Innovative sanitation models from across the world

| Updated on: May 27, 2021
HYDERABAD, TELANGANA, 15/11/2017: The sewage treatment facility in Ameerpet, where waste water is treated before being let out into the Musi in Hyderabad. Photo: Nagara Gopal

HYDERABAD, TELANGANA, 15/11/2017: The sewage treatment facility in Ameerpet, where waste water is treated before being let out into the Musi in Hyderabad. Photo: Nagara Gopal

The ‘circular economy sanitation’ model accelerates demand for improved sanitation, leading to wider economic and environmental gains

While providing universal sanitation access to all has been recognised as United Nations’ Sustainable Development Goal (SDG) 6, handling the waste generated after the adoption of toilets remains an enduringly prevalent challenge, especially in the low- and middle-income countries (LMIC). The UN estimates that globally, 4.2 billion people or half of the world’s population live without safely managed sanitation — that is, their faecal waste remains untreated.

This is because the waste management systems in LMIC are over-burdened and lack finances for optimal operation. This serves as an imploding threat to environmental and human health. It is in this context that we discuss the non-capital-intensive circular economy solutions. These solutions not only design innovations to reduce waste, but also go beyond and highlight the under-explored potential of waste as an economically viable resource.

The circular economy for sanitation (CES) emphasises on the entire sanitation chain: manufacturing material for toilets, collection of waste, treatment of faecal sludge, and transforming this waste and sludge into products that can be used by other industries like fertiliser, fuel and clean water (see figure 1).

CES can enable a self-sustaining sanitation business model that accelerates demand for improved sanitation as well as its by-products, leading to wider economic and environmental gains. In the following paragraphs, innovative CES solutions from across the world are discussed.

Amberpet plant, Hyderabad

An exemplary example of a CES solution can be found in Hyderabad. Amberpet Waste Water Treatment Plant was built to lower pollution in the city’s Musi river. The plant treats faecal sludge and pumps the treated water back into the river. Along the process, the sludge is used to generate biogas which fuels the city’s demand for electricity.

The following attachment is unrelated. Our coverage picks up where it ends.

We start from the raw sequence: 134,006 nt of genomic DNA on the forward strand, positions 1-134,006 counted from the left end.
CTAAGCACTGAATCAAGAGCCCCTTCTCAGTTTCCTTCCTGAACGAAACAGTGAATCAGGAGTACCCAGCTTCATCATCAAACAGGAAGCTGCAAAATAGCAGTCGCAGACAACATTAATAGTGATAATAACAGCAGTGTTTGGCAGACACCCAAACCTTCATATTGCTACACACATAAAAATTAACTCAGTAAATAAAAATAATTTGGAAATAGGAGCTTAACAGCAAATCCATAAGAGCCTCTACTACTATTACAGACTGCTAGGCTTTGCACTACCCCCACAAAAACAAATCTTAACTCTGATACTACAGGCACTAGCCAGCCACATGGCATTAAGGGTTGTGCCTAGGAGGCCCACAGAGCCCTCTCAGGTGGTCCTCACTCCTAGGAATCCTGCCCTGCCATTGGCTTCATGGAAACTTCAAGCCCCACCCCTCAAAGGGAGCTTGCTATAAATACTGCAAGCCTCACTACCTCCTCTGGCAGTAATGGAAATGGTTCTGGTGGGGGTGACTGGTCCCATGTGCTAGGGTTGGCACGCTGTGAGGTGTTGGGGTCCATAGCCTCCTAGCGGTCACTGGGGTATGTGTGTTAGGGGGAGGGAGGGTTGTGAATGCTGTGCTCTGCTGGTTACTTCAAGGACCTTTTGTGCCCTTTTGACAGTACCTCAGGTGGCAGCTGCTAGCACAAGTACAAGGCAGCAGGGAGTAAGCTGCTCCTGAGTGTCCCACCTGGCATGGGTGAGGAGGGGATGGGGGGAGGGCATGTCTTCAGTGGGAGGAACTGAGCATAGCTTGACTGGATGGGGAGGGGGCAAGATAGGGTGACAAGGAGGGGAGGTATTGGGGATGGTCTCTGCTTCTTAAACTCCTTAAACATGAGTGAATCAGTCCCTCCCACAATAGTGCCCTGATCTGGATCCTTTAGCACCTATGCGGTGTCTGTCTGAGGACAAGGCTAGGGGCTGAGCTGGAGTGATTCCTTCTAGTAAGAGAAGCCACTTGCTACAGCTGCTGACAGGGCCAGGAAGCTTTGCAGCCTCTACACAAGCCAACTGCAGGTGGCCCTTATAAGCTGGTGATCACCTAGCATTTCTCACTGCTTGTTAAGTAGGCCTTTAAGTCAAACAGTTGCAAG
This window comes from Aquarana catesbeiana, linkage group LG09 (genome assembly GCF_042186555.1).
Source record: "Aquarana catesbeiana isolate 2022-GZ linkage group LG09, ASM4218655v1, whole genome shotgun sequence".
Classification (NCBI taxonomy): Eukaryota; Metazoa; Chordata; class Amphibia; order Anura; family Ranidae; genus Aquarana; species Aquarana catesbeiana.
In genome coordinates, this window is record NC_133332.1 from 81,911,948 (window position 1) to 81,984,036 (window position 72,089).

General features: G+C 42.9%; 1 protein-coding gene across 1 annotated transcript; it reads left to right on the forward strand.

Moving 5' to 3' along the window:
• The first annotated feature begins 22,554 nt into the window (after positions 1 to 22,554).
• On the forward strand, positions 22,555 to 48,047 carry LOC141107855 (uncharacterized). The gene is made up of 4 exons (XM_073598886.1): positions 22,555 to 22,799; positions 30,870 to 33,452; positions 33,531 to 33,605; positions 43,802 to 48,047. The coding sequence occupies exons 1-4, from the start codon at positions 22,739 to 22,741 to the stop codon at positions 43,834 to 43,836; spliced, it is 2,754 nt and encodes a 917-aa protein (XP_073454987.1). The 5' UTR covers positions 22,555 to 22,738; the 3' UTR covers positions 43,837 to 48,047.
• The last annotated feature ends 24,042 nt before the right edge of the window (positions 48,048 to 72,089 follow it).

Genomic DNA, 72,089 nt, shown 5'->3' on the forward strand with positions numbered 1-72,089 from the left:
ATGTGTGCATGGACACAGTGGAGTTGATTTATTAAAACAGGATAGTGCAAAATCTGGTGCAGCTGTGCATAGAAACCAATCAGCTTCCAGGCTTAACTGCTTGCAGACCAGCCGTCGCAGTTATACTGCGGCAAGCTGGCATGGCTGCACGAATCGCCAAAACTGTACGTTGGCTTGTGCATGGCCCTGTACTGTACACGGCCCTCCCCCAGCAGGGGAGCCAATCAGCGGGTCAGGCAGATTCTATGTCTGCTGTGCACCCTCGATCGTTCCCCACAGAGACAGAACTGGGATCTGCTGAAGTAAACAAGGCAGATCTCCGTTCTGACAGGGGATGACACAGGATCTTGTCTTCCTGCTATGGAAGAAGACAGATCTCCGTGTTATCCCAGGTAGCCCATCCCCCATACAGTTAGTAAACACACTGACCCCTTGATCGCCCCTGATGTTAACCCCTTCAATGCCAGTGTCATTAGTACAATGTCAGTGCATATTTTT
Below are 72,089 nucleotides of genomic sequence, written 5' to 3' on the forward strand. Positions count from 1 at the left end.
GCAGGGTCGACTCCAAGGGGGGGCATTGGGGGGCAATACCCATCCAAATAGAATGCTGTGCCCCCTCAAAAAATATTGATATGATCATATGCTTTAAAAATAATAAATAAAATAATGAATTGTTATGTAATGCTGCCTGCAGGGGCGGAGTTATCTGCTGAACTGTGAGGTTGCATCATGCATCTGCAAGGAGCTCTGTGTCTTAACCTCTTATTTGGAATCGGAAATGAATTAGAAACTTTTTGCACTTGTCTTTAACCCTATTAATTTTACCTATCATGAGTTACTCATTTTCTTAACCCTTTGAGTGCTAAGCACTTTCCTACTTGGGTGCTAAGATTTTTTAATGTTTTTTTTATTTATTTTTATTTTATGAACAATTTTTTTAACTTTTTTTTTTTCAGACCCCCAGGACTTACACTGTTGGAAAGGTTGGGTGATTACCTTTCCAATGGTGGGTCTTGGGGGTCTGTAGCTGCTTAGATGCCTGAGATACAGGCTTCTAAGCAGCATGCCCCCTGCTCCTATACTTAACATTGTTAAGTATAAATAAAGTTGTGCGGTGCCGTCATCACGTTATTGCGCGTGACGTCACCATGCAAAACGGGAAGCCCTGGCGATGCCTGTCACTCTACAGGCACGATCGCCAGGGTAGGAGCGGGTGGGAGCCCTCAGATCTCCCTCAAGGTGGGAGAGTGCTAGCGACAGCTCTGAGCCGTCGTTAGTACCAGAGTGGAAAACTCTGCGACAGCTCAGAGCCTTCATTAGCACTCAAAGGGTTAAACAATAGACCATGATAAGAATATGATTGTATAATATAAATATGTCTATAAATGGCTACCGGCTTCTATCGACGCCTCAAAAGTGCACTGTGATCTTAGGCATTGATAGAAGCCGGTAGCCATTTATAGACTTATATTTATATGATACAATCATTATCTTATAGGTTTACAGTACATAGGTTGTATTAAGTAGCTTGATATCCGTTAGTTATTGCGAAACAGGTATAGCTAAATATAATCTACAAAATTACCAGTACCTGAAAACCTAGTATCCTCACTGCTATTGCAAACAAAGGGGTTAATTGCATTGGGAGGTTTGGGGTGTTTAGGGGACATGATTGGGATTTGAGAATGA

The remaining compost is sold to the farmers (see figure 2). Other cities in India stand to gain from the CES model in Hyderabad as this business model improves management of sanitation-related waste, protects the environment, recycles waste into agriculture resources while creating employment opportunities.

Sanivation, Kenya

Sanivation is a low-cost solar technology that can transform faecal waste into briquettes (blocks of compressed fuel) that can be further used as the source of fuel for cooking or heating. Containment and adequate treatment of faecal waste save the communities from exposure to faecal pathogens and diarrhoeal diseases.

Further, Sanivation’s briquettes burn longer and generate less smoke as compared to other locally available sources like wood or charcoal. Finally, use of every tonne of these briquettes has been claimed to save 88 trees. Substantial environmental benefits when combined with the lower cost (than traditional waste treatment), makes Sanivation a sustainable CES solution.

SasiSana, Ghana

SasiSana gathers faecal waste from urban slums and uses it as an input for their unique anaerobic digestor to produce biogas, irrigation water and compost or agriculture fertiliser. The biogas is in turn used to generate electricity. The business model thrives on the revenues from the sale of electricity, organic fertiliser and irrigation water. This ensures the self-sustaining nature of the CES.

Green toilets, Kenya

The green toilet system by LIXIL corporation developed a compost-based design to treat faecal waste. The toilet automatically separates liquid and solid waste. This makes it easier for the maintenance workers to collect and transport the waste to a treatment facility. Since the system does not require water to transport waste to treatment plants, it does not rely on traditional sewage systems and circumvents any potential groundwater contamination.

The solid portion of faecal sludge is mixed with sawdust to eliminate the odour and recycle it into organic fertilisers for farms.

These business models are a testament to the distinct advantage that small and medium enterprises have in the local economy. A nuanced understanding of market failures can be the driving force to develop products that can integrate waste management by solving the unmet needs of local customers and industries.

While the above examples are a few of the many innovations embedded in CES, these also suffer from certain difficulties: financial viability, scalability, finding wider markets for the end-products and optimising waste collection services. For these businesses to overcome these issues and be replicated across other countries, the local entrepreneurs will need to build ties with global corporations and receive vehement support from the public sector.

Payal Seth is a consultant at Tata-Cornell Institute, Cornell University, Palakh Jain is an Assistant Professor at Bennett University

Published on May 27, 2021

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